LOS ANGELES (AP) — New wildfires erupted Monday near Los Angeles and chased people from their suburban homes as an intense heatwave stretching from the West Coast to New Mexico blistered the region.
Towering columns of smoke rose from the San Gabriel Mountains as two fires burning less than 2 miles apart devoured brush on steep slopes above foothill suburbs.
Police in the city of Azusa and parts of Duarte ordered several hundred homes evacuated. Others were under voluntary evacuations.
"It's crazy. It's super close," said 17-year-old Tawni Atencio, whose family was evacuating their home in Bradbury.
She said the flames were just a couple miles away and were making the house hot despite air conditioning. She watched as smoke from the fire billowed outside and helicopters dropped retardant on the flames.
"It looked like a bomb exploded," she said. "It's scary. We're just praying it doesn't get to our house."
The two fires grew to a combined 7 square miles and brought fears they could soon merge into one.
The first was sparked by a fatal car crash, the California Highway Patrol said.
The second was much closer to foothill neighborhoods and brought quick evacuations. Its cause has not been found.
"We immediately had homes under threat," Los Angeles County Deputy Chief John B. Tripp said. But then the fire immediately started burning away from the homes, toward the forest. "That was extremely fortunate for us," he said.
A nighttime change in wind direction, however, could return serious danger in a hurry, Tripp said.
Officials had warned of extreme fire danger in the region as the heat peaked. Temperatures surpassed 100 degrees across much of Southern California well before noon, while some desert cities sizzled in the 120s.
Elsewhere, crews made progress against a nearly week-old blaze in rugged coastal mountains west of Santa Barbara. Overnight winds pushed flames into previously burned areas, allowing firefighters to boost containment to more than 50 percent.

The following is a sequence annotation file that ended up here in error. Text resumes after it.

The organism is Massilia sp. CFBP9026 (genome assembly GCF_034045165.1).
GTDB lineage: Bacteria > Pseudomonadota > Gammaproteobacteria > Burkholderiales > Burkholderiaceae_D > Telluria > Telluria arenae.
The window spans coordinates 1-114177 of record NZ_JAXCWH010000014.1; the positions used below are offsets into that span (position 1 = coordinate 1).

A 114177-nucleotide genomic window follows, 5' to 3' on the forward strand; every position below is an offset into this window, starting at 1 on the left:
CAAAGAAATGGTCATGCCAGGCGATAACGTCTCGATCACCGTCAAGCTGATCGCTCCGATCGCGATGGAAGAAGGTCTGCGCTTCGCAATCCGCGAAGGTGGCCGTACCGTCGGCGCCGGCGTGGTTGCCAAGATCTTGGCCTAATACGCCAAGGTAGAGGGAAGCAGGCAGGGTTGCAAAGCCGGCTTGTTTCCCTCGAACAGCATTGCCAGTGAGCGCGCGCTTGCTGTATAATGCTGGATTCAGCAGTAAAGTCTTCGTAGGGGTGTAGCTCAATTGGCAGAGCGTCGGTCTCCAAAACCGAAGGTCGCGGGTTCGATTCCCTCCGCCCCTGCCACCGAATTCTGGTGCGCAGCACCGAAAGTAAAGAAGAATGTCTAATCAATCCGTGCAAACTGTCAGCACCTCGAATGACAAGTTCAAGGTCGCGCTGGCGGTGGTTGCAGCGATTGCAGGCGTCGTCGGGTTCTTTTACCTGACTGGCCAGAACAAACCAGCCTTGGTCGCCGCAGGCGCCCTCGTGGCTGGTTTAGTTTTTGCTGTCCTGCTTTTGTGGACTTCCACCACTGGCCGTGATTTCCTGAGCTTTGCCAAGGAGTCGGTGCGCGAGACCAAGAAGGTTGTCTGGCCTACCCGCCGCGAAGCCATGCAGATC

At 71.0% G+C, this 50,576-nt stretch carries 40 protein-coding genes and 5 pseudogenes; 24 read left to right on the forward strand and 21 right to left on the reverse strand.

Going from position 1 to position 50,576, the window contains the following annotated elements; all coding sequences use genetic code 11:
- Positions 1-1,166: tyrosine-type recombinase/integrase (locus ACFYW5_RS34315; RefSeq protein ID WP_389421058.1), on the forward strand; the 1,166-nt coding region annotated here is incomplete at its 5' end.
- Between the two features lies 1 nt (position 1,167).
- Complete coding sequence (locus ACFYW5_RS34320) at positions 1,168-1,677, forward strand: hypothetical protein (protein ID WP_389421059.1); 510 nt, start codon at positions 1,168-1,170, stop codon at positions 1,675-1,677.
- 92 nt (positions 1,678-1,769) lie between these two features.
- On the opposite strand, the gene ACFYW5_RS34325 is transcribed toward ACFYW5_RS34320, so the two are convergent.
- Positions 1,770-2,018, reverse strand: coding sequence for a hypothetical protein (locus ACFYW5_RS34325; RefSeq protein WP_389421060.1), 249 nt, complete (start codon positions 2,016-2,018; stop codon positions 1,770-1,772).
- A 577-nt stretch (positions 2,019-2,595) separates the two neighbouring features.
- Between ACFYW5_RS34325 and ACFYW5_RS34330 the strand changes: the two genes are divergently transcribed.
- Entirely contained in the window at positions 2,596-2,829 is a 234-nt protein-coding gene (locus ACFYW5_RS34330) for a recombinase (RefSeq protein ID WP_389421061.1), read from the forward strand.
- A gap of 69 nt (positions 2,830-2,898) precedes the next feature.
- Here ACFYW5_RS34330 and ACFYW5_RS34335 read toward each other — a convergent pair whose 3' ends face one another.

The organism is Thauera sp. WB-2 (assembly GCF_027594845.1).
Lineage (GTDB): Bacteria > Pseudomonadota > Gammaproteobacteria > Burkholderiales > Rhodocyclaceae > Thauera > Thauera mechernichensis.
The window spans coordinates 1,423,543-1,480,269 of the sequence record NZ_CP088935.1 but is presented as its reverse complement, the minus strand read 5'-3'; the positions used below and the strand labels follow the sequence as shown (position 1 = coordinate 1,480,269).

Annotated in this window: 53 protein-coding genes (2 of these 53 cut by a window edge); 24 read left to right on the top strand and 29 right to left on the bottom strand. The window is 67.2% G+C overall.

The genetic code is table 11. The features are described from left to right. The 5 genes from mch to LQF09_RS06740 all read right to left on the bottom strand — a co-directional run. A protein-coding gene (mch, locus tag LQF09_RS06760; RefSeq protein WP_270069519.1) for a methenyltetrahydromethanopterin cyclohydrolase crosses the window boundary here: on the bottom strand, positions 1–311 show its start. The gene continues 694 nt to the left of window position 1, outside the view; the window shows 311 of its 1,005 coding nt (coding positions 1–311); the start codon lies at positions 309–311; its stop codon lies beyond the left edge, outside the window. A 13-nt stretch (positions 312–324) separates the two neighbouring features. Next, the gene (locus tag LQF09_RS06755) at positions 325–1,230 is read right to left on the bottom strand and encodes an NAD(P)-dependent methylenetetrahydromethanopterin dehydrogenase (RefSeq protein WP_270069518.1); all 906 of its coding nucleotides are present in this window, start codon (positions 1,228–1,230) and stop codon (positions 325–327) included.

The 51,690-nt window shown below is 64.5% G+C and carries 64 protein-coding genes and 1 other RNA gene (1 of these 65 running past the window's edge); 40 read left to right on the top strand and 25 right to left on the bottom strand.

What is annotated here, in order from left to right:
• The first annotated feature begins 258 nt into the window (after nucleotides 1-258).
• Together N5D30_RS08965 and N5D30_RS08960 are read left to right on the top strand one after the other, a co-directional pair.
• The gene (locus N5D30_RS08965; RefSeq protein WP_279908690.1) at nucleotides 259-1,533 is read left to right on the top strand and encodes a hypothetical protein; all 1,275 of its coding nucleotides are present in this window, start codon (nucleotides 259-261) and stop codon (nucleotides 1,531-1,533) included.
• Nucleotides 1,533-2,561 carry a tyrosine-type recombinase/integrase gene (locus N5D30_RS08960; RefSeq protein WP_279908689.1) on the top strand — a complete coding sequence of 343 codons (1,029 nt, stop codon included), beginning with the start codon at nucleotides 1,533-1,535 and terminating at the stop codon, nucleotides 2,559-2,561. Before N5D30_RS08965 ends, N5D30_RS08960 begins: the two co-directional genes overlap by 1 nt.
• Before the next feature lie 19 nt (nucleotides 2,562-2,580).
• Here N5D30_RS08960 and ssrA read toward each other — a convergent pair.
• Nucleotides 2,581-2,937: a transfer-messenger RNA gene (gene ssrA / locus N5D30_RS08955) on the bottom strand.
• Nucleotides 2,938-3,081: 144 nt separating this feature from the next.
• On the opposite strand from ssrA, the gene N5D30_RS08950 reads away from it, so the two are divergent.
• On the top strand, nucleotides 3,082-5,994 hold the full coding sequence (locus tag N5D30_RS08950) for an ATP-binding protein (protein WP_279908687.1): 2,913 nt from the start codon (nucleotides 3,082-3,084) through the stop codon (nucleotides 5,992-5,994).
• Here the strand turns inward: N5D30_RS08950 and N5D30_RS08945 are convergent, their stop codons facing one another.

Most mandatory evacuations will be lifted Wednesday morning and nearly all by Saturday, authorities said Monday night.
About 270 homes and other buildings were threatened by the blaze, which has charred more than 12 square miles since Wednesday.
Another wildfire was growing near Potrero, a small desert town close to the Mexico border. It surged to nearly 3 square miles amid triple-digit temperatures and forced the evacuation of about 75 people from the ranching community about 40 miles southeast of San Diego.
Three firefighters suffered heat-related injuries and were taken to a hospital for evaluations.
Other blazes burned wide swaths across Arizona and New Mexico, where firefighters also faced blistering temperatures.
In central New Mexico, a 28-square-mile fire that erupted last week and destroyed 24 homes in the Manzano Mountains south of Albuquerque was largely uncontained. Higher humidity overnight allowed crews to strengthen lines around the fire.
Farther north, a small blaze ignited in a popular recreation area where Santa Fe National Forest officials considered some youth camps and campgrounds threatened. Both camps posted social media updates saying the facilities were fine and there was no immediate threat.
In eastern Arizona, a fire doubled to nearly 42 square miles and led officials to warn a community of 300 residents to prepare to evacuate. The blaze on the Fort Apache Indian Reservation southwest of Show Low was not moving quickly toward the community of Cedar Creek because of sparse vegetation and shifting winds.
Associated Press writer Amanda Lee Myers contributed to this report.